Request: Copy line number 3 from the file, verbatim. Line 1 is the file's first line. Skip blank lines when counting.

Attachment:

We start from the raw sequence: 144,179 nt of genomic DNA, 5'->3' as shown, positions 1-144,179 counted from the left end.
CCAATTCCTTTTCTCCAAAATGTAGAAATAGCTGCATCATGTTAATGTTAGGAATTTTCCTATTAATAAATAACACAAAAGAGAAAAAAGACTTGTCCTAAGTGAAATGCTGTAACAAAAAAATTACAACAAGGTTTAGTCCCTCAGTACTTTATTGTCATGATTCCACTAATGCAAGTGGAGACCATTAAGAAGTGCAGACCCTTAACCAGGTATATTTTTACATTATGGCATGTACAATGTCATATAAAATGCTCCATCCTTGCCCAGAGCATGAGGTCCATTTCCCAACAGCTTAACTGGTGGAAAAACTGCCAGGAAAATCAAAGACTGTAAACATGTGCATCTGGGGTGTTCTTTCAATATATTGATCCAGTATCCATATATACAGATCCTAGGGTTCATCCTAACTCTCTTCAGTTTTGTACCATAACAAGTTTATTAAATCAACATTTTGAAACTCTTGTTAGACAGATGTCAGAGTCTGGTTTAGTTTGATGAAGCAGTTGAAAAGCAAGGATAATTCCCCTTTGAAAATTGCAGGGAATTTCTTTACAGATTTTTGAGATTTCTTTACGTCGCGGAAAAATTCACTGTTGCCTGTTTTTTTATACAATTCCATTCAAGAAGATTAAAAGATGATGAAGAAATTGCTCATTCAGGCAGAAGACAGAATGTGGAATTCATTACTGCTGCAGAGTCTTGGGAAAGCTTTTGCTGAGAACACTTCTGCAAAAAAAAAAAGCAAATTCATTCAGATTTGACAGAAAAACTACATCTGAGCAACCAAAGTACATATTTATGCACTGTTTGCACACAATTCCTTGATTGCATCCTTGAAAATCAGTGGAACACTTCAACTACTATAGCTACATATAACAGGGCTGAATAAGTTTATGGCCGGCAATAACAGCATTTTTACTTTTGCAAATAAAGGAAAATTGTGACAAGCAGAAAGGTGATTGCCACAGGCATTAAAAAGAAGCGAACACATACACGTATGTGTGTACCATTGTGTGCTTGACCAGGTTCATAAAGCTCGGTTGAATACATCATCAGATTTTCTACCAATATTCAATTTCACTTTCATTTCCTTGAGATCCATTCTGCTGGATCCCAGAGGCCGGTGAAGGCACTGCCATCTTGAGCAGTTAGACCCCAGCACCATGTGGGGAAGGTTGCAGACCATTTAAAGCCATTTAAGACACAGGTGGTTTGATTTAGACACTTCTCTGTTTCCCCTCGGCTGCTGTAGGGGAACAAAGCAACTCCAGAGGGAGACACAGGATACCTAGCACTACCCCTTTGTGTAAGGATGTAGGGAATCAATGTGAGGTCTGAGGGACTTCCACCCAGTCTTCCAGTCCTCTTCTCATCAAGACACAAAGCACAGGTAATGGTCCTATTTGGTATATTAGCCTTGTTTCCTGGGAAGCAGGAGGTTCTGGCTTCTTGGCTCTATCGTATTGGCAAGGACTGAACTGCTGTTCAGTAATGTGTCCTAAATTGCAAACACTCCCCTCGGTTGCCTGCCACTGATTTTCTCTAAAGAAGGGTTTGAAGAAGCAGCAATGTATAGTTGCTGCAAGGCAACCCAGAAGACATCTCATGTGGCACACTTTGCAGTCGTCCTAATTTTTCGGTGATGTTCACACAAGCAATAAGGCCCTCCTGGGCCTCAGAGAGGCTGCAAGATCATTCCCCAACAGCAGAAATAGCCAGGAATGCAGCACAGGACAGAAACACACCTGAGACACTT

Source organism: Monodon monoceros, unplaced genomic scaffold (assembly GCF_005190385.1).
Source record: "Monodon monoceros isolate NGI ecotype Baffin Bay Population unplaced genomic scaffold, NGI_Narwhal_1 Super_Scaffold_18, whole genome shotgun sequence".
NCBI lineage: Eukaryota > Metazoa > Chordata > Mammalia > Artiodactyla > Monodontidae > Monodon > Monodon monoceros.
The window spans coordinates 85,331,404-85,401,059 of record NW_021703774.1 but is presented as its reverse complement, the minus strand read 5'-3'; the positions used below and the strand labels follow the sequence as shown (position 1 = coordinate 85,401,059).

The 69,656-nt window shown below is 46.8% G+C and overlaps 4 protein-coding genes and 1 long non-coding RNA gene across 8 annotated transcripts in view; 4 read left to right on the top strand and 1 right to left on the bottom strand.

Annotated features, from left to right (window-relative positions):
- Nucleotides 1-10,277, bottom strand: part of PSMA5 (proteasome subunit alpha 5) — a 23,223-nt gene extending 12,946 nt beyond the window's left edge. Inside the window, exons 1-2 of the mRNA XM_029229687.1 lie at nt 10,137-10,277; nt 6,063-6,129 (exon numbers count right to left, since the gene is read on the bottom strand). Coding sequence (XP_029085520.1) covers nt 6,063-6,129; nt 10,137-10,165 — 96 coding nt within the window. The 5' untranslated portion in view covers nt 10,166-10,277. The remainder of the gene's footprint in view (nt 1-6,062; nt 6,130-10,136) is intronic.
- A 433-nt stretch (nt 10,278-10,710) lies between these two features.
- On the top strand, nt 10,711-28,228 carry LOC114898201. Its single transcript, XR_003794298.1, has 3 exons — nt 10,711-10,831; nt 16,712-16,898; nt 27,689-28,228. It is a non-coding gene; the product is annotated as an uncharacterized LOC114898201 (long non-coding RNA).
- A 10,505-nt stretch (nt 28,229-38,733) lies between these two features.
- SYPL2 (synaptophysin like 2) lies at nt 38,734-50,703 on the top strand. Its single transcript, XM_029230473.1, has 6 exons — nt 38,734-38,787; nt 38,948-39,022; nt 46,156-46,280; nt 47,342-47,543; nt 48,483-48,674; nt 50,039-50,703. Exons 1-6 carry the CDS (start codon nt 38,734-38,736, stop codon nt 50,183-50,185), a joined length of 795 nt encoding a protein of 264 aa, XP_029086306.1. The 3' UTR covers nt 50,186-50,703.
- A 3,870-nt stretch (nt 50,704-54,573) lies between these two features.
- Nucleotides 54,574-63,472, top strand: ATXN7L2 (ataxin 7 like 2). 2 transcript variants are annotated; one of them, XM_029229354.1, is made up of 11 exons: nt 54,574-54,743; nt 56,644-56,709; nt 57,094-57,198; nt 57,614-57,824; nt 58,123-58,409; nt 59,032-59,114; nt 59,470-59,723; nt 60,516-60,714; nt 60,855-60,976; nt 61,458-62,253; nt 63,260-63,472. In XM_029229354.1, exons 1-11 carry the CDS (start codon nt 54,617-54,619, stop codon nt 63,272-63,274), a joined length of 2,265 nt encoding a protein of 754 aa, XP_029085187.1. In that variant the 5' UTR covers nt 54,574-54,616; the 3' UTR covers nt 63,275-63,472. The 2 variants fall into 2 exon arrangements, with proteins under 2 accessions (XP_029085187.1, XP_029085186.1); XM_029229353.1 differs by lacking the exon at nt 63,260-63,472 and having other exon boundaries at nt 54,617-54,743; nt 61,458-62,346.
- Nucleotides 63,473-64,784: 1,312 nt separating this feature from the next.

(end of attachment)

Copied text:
Source organism: Monodon monoceros, unplaced genomic scaffold (assembly GCF_005190385.1).